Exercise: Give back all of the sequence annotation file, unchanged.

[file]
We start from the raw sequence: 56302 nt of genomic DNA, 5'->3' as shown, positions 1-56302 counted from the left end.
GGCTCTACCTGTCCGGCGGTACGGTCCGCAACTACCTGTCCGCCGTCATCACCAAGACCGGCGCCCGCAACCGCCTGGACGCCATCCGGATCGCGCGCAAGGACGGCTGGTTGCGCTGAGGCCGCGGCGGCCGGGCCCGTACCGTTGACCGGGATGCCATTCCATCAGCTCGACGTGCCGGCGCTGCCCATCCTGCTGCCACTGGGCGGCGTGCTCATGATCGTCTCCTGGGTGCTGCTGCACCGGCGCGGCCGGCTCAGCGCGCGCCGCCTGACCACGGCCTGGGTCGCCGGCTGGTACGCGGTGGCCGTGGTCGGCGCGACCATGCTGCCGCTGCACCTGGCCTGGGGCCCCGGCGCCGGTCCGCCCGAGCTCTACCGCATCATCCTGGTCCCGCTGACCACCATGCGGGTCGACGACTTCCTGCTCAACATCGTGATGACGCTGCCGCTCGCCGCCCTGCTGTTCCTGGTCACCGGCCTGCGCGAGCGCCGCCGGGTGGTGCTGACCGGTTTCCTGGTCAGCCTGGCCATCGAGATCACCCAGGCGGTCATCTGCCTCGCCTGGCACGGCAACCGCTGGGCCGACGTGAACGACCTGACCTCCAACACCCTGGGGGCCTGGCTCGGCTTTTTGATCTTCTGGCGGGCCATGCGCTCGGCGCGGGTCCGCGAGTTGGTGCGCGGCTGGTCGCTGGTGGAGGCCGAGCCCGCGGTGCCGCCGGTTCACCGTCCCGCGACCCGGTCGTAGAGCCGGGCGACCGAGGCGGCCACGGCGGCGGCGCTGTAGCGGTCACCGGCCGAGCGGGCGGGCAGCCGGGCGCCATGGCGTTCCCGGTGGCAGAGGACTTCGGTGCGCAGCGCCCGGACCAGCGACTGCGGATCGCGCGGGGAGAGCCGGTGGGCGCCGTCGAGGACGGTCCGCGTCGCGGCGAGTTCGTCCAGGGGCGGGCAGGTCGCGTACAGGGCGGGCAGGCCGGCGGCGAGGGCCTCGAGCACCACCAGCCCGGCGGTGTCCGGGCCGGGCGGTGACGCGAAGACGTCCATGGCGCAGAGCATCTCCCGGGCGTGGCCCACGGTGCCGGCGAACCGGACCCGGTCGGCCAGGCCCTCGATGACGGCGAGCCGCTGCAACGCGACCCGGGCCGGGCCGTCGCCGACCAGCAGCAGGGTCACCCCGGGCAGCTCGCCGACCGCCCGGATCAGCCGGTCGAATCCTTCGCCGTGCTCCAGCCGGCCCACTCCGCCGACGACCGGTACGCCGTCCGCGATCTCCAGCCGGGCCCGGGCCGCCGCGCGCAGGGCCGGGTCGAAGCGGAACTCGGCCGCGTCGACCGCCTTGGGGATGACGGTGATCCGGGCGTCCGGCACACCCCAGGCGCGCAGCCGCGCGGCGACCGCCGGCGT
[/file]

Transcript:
We start from the raw sequence: 56302 nt of genomic DNA, 5'->3' as shown, positions 1-56302 counted from the left end.
GGCTCTACCTGTCCGGCGGTACGGTCCGCAACTACCTGTCCGCCGTCATCACCAAGACCGGCGCCCGCAACCGCCTGGACGCCATCCGGATCGCGCGCAAGGACGGCTGGTTGCGCTGAGGCCGCGGCGGCCGGGCCCGTACCGTTGACCGGGATGCCATTCCATCAGCTCGACGTGCCGGCGCTGCCCATCCTGCTGCCACTGGGCGGCGTGCTCATGATCGTCTCCTGGGTGCTGCTGCACCGGCGCGGCCGGCTCAGCGCGCGCCGCCTGACCACGGCCTGGGTCGCCGGCTGGTACGCGGTGGCCGTGGTCGGCGCGACCATGCTGCCGCTGCACCTGGCCTGGGGCCCCGGCGCCGGTCCGCCCGAGCTCTACCGCATCATCCTGGTCCCGCTGACCACCATGCGGGTCGACGACTTCCTGCTCAACATCGTGATGACGCTGCCGCTCGCCGCCCTGCTGTTCCTGGTCACCGGCCTGCGCGAGCGCCGCCGGGTGGTGCTGACCGGTTTCCTGGTCAGCCTGGCCATCGAGATCACCCAGGCGGTCATCTGCCTCGCCTGGCACGGCAACCGCTGGGCCGACGTGAACGACCTGACCTCCAACACCCTGGGGGCCTGGCTCGGCTTTTTGATCTTCTGGCGGGCCATGCGCTCGGCGCGGGTCCGCGAGTTGGTGCGCGGCTGGTCGCTGGTGGAGGCCGAGCCCGCGGTGCCGCCGGTTCACCGTCCCGCGACCCGGTCGTAGAGCCGGGCGACCGAGGCGGCCACGGCGGCGGCGCTGTAGCGGTCACCGGCCGAGCGGGCGGGCAGCCGGGCGCCATGGCGTTCCCGGTGGCAGAGGACTTCGGTGCGCAGCGCCCGGACCAGCGACTGCGGATCGCGCGGGGAGAGCCGGTGGGCGCCGTCGAGGACGGTCCGCGTCGCGGCGAGTTCGTCCAGGGGCGGGCAGGTCGCGTACAGGGCGGGCAGGCCGGCGGCGAGGGCCTCGAGCACCACCAGCCCGGCGGTGTCCGGGCCGGGCGGTGACGCGAAGACGTCCATGGCGCAGAGCATCTCCCGGGCGTGGCCCACGGTGCCGGCGAACCGGACCCGGTCGGCCAGGCCCTCGATGACGGCGAGCCGCTGCAACGCGACCCGGGCCGGGCCGTCGCCGACCAGCAGCAGGGTCACCCCGGGCAGCTCGCCGACCGCCCGGATCAGCCGGTCGAATCCTTCGCCGTGCTCCAGCCGGCCCACTCCGCCGACGACCGGTACGCCGTCCGCGATCTCCAGCCGGGCCCGGGCCGCCGCGCGCAGGGCCGGGTCGAAGCGGAACTCGGCCGCGTCGACCGCCTTGGGGATGACGGTGATCCGGGCGTCCGGCACACCCCAGGCGCGCAGCCGCGCGGCGACCGCCGGCGT